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Dr. Tareq Ramahi, a 45-year-old cardiologist, is one of the great hopes of Al Quds University in Abu Dis. University management is hoping that Ramahi will expand the medical faculty, which currently comprises only three full time professors. During 2004-2006, Ramahi was a visiting professor at Al Quds. Now he has agreed to become a full staff member, and has begun developing a program of study in cardiology.

He will be able to accomplish this if the Israeli Interior Ministry allows him to reenter the country in three weeks' time from a trip to the United States, where he is presently attending a conference and treating patients.

From Yale to Abu Dis

Ramahi said, on September 27, that the Interior Ministry official at Ben-Gurion International Airport had told him: "You have been coming here too often and it is not for certain that we will give you permission next time." He recommended that Ramahi apply for a work permit. But experience teaches us it is not simple for a Palestinian, even a doctor and professor, to receive a work permit in Israel, even if the work takes place in the occupied territories.

Ramahi completed his medical studies at Yale University and his residency at Yale's medical center. He later taught at Yale for seven years, and at other universities, all the while caring for patients. For four years, he headed the cardiac transplant ward at Yale and then headed similar departments at other American hospitals.

His curriculum vitae reveals his work as a senior practitioner at other academic institutes and medical centers, as well as his contributions to scientific publications. What brings a person like this to a distant university beyond the wall of Abu Dis? What motivates him to waste hours traveling and at roadblocks in order to teach students in Hebron, because the Al Quds-affiliated hospitals in Jerusalem are closed to them?

He was born in Jerusalem's Augusta Victoria hospital in 1961. Three years later, his parents went to work in Jordan and Saudi Arabia and later, when he was still a boy, immigrated to the U.S. In 1994, his parents returned to the West Bank, because they wanted to care for his maternal grandmother who was living in el-Bireh.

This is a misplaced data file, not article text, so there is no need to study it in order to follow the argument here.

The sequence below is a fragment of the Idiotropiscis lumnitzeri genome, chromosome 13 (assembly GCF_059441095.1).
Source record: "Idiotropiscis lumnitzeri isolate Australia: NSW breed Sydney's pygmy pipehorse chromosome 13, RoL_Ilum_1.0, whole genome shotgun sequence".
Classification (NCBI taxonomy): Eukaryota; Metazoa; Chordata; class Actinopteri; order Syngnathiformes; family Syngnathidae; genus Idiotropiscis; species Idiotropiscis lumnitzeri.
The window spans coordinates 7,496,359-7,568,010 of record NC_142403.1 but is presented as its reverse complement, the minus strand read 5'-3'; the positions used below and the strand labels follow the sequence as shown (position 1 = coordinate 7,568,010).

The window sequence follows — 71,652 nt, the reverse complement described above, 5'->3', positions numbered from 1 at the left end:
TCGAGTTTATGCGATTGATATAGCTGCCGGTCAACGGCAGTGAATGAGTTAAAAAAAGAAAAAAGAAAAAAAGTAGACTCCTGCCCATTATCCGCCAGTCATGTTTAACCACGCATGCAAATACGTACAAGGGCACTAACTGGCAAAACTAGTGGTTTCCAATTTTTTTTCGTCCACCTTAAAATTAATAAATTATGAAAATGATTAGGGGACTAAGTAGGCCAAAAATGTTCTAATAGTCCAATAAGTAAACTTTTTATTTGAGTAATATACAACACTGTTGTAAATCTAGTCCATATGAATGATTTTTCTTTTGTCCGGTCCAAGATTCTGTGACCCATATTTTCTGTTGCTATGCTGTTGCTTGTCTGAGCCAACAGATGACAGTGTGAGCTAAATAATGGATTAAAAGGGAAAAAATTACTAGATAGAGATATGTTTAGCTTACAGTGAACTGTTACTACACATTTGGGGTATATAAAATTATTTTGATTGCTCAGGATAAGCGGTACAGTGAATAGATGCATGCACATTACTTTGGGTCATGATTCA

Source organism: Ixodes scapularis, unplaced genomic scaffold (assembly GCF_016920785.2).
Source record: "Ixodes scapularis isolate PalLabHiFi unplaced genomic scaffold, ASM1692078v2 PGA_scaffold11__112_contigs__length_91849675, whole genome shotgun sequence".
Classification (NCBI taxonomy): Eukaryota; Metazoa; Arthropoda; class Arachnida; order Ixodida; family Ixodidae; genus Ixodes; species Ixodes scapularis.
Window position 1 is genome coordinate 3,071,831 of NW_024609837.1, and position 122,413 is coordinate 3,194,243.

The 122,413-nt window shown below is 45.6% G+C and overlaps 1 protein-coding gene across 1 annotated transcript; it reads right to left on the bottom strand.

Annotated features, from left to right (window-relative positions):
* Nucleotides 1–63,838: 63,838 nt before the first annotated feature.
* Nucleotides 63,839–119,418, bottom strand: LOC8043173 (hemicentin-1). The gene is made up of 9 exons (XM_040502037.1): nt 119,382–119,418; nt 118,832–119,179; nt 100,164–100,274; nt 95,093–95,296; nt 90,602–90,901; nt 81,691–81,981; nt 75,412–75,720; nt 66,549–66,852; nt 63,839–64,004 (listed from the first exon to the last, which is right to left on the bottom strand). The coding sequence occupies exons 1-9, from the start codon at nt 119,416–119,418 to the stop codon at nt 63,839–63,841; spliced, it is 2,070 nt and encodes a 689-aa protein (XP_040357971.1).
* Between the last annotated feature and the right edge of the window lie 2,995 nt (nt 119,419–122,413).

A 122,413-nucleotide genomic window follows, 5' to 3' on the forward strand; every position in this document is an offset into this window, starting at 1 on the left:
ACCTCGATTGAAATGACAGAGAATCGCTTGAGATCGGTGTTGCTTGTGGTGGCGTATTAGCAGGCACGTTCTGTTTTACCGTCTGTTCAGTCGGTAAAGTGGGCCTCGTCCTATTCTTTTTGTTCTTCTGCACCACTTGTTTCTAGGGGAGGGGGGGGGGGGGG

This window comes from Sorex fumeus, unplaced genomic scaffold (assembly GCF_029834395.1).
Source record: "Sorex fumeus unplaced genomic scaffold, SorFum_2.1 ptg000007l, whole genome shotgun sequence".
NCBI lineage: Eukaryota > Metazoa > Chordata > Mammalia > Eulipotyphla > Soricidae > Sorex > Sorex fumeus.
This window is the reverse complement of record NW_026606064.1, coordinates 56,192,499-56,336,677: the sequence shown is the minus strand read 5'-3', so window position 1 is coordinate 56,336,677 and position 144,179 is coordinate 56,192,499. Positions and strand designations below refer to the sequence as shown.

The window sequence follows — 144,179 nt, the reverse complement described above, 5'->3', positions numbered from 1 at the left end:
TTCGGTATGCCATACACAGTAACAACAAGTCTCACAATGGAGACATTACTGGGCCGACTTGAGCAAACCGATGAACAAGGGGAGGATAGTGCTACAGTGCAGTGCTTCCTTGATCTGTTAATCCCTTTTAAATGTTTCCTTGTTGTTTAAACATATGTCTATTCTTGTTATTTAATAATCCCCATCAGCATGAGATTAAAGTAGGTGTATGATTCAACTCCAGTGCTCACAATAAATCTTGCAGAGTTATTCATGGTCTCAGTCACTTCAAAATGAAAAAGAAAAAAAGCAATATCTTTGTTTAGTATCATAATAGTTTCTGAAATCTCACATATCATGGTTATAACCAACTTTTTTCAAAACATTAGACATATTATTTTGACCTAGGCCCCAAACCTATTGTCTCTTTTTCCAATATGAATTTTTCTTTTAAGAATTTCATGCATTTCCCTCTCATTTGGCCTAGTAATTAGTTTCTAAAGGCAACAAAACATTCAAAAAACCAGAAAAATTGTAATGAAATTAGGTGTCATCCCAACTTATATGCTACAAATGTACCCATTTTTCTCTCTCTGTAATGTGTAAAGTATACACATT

His father died in 1996. His mother received Palestinian residency from the Israeli authorities; her ID card is that of a resident of the territories. Since they settled in the West Bank, he has visited her several times a year for two or three weeks. What is more natural than a son visiting his parents, he says. And what is more natural than giving a helping hand to improve medical services in the place where you were born? The fact that he is an American citizen and works in the U.S. cannot erase his caring for, and ties to, the Palestinian people.

In addition to teaching, he cares for patients in Augusta Victoria's Ramallah clinic (70 percent of whom are refugees), because they cannot come to East Jerusalem.

At first he got a work permit for three months as part of the United Nations Development Program, which was aimed precisely at people like him - Palestinians living abroad who have excelled in development fields and have been hired to work and help establish institutions in the Palestinian Authority. They receive entry visas through the Israeli Foreign Ministry for several months at a time. In certain cases, the visas have been extended and these individuals have continued to work in the same, or other, Palestinian institutions and then obtained work permits through these bodies.

But Palestinian universities and institutions have found that in the past six years, it has been difficult to obtain work permits through the Civil Administration. In other words, since the outbreak of the intifada, the granting of work permits to Palestinians, another Israeli prerogative, has been frozen nearly altogether.

Civil Administration changes its tune

The solution is, therefore, coming and going with a tourist visa. This suited Dr. Ramahi: His work in the U.S. made it necessary for him to attend a conference or take care of patients abroad every month and a half or two, for several weeks at a time. In effect, his work abroad subsidizes his work in the territories.

It seemed as if Israel was prepared to accept this arrangement, more or less, until recently. At the start of this year, and more so since April, Israeli authorities have been preventing people like Ramahi from returning. Lecturers at universities, music teachers, doctors, advisers to government offices in the PA are all vital for a society that wishes to develop but their return is being prevented. For Ramahi, and especially for the university, his students and patients, there is reason to fear that he will join the list of those refused entry.

An Interior Ministry spokesman said, "The Interior Ministry does not prevent people from entering but asks foreign nationals coming to Israel to have a suitable visa. If they wish to work within Israeli borders, they need a work permit, and if they wish to visit or work within the borders of the PA, they must arrange a suitable permit with the military authorities."

The Civil Administration was asked whether the arrangement of work permits for Palestinians had been renewed after a prolonged freeze, and what the possibilities were for Ramahi to get a work permit, but no response was forthcoming.

Sari Nusseibeh, president of Al Quds University, informed Ramahi that the Israeli authorities did not recognize the university, and therefore, according to past experience, it could not request a work permit on his behalf.